On Monday, the morning after my father passed, his lawyer called to inform me of my father’s pre-arranged funeral plans and asked that I not take on the burden of planning a “mediocre” funeral that may divert the attention of the live-broadcasted event. He insisted my father “would’ve loved it” if I made an appearance, but noted I was not “anyone who would be recognized” and therefore would not be missed should I have other plans that day.
Sam and I decided it would be better to stay home and grieve my father on my own rather than endure the crowd and paparazzi of the spectacled event. So today, instead of flying out to California for a funeral, I have been glued to my couch, scrolling through comments of people who apparently knew my father better than I ever could.
“I’m sorry.” I admit, finally, to my patient wife who is still standing in front of me, “I didn’t mean it like that. I’m just anxious about this broadcast.”
I take hold of her hands and pull her towards me until she falls across my lap and wraps her arms around me.
“We don’t have to watch it, you know,” she straightens her spine, legs still stretched across mine. “We can go to the movies, invite over friends, or just binge-watch Law & Order. I just want to do whatever helps you feel better today.”
“I know you do. I just don’t know what that is...” She slides to the cushion beside me, and I continue, “I feel… Guilty? I guess? For not going. For not watching… He’s still my dad, after all.”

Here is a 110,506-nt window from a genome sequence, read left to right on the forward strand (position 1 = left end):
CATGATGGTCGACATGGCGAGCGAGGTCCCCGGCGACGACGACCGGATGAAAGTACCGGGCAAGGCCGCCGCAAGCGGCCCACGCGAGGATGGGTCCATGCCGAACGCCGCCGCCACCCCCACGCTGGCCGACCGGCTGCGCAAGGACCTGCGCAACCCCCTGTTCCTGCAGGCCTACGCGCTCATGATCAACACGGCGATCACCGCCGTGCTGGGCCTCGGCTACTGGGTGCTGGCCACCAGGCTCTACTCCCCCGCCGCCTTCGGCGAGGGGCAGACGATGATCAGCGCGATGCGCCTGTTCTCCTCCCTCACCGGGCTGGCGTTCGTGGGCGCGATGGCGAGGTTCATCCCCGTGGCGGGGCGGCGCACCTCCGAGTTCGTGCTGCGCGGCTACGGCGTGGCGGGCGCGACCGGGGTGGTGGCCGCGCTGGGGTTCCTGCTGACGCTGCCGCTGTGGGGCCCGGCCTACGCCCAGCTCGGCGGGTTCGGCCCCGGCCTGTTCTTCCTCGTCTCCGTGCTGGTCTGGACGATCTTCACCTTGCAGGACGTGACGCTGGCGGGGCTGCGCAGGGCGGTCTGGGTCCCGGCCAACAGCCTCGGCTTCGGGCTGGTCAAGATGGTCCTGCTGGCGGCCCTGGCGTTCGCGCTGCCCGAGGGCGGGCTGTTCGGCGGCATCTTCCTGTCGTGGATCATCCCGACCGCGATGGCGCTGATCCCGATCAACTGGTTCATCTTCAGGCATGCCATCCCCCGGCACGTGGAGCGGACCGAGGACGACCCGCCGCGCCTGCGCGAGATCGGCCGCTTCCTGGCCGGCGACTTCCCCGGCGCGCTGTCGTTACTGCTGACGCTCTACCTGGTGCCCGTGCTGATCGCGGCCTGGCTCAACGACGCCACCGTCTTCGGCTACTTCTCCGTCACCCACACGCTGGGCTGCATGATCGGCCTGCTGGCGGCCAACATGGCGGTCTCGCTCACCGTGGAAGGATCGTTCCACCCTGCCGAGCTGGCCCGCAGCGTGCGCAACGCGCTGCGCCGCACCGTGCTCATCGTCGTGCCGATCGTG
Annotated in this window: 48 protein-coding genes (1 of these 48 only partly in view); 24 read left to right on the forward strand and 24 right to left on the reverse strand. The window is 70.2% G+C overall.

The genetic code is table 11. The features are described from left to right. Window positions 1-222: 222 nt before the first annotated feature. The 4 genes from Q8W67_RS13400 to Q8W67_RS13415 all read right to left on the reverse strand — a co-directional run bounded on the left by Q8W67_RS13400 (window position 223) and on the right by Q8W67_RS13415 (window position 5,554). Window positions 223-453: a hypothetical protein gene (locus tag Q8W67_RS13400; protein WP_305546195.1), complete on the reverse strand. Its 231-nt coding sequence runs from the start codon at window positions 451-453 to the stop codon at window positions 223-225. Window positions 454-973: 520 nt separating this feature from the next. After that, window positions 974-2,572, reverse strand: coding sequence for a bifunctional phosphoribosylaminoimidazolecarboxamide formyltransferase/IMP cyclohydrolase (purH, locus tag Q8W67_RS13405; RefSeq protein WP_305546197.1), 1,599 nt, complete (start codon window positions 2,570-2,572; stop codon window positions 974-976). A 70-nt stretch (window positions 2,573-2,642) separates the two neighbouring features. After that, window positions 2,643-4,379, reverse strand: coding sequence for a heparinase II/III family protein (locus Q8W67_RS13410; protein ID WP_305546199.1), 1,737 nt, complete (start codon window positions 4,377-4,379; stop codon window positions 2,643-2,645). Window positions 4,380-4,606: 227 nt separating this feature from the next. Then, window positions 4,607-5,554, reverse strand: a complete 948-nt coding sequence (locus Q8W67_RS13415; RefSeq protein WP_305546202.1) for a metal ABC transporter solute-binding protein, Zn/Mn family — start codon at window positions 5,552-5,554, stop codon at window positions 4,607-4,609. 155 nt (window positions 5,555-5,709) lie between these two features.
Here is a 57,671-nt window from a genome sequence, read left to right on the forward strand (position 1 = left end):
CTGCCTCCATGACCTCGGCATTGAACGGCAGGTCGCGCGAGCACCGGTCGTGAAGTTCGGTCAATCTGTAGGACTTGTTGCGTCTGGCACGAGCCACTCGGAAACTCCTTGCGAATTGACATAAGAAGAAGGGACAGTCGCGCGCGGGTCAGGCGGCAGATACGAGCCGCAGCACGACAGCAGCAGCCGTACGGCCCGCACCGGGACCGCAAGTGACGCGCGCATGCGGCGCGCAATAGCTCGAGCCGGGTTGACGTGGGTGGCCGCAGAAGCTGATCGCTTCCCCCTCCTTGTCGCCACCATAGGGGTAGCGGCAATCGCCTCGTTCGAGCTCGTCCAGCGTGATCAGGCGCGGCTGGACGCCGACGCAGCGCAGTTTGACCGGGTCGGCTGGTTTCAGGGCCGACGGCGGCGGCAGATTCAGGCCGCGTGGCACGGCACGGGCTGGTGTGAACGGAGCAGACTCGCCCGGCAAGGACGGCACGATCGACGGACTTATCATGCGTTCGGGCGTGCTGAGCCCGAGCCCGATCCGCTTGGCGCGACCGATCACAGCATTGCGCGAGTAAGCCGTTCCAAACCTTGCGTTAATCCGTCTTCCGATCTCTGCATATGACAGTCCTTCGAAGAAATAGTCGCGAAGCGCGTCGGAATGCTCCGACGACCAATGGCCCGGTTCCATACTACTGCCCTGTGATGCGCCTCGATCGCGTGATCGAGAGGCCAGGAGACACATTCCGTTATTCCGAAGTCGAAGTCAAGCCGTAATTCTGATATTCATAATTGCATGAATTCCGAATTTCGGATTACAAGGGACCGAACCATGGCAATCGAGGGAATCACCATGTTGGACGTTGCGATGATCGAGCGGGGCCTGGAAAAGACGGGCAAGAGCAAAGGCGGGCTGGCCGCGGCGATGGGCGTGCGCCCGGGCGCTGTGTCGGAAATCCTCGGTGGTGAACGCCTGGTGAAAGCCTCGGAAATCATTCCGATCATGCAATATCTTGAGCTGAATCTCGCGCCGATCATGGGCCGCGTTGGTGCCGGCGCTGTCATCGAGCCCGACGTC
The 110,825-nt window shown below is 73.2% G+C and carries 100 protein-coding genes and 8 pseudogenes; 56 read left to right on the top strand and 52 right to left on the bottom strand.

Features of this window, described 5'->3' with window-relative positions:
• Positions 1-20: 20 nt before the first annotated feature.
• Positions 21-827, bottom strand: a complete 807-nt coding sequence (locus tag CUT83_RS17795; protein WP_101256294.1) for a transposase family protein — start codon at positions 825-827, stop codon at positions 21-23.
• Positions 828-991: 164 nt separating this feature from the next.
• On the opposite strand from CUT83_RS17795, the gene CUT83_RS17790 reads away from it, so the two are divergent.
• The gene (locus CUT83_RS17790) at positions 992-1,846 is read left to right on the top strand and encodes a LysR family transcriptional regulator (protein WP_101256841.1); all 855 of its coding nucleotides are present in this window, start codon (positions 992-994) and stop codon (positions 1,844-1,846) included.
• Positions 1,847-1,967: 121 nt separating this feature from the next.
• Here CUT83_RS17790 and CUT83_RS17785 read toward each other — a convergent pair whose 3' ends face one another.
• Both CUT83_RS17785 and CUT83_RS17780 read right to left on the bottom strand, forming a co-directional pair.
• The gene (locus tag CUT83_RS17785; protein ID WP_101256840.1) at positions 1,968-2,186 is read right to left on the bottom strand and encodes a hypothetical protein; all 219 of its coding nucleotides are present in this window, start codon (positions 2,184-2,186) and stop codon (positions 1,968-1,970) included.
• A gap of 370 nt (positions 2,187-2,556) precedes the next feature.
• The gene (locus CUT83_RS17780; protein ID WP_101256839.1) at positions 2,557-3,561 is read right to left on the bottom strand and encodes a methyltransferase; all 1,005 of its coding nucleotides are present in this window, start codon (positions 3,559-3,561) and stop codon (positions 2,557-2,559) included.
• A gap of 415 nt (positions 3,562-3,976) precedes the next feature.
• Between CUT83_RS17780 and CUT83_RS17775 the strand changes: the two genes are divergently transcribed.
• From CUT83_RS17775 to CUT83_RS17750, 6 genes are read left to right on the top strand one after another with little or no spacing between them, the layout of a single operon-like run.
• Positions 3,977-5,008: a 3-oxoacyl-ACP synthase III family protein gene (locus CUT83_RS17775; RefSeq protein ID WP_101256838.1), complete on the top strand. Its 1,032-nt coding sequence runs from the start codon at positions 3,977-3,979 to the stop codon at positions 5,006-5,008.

“He is…” She encourages me to continue, but I feel my cheeks flush, and I clench my jaw.
“I swear to God, if Zachary fucking Higgs gets on that stage and talks about ‘the father he never had’ I’ll fly to California and stick my foot so far up his ass he’ll wish he paid more attention to his medical lines all those years…”
Sam laughs, then covers her smile with her hand and I deflate back into the couch.
“I don’t care what his celebrity co-stars say. I don’t give a fuck about his producers or awards. The ‘oh, he was such a nice guy,’ ‘America’s Dad,’ ‘a real family man’ bullshit from people he chose over his real family every day. I don’t want to keep seeing the thousands of comments of ‘he was like a father to me’, when he was a real father to me and still couldn’t give me the time of day. Hundreds of the people, Sam, hundreds of them saying, ‘I grew up with him’, ‘what will we do without him’, ‘I am heartbroken.’ I swear, it’s like these people have more of a connection to him that I ever had.”
My heart is racing in my chest. I don’t know where the words keep coming from, but they feel raw and true as they pass over my tongue.
“I know, honey, it’s not fair…”
“It’s not! Why should these strangers claim the grief that’s rightfully mine? How can hundreds of men and women be brought to tears by one lousy news article, when I haven’t cried once?”
Sam wraps her arms around me again and rubs the top of my back in circular motions until the skin underneath my shirt feels numb.
“How can all these people feel so heartbroken over a stranger, and I feel nothing for my own father?”
Startlingly, the alarm goes off on my phone, and Sam retrieves it from her back pocket.
*Dad’s Funeral – Channel 5*
“Well?” She looks at me then to the remote on the coffee table. “What do you want to do?”
We decide to turn it on. If I didn’t want to know what others had to say about my father, I wouldn’t have spent the last three days obsessively scrolling through every Facebook post and news article looking for their opinions and comments. Plus, I feel bad enough not being there in person, even though I can’t imagine my dad would’ve noticed one way or another with a crowd of adoring fans and co-stars.
The funeral begins with several actors, now cast in their roles as pallbearers, carrying my father’s casket down a long aisle while Dolly Parton sings “Song for Dad” by Keith Urban, which just so happened to be the song they played after he passed on his final episode of The Physician.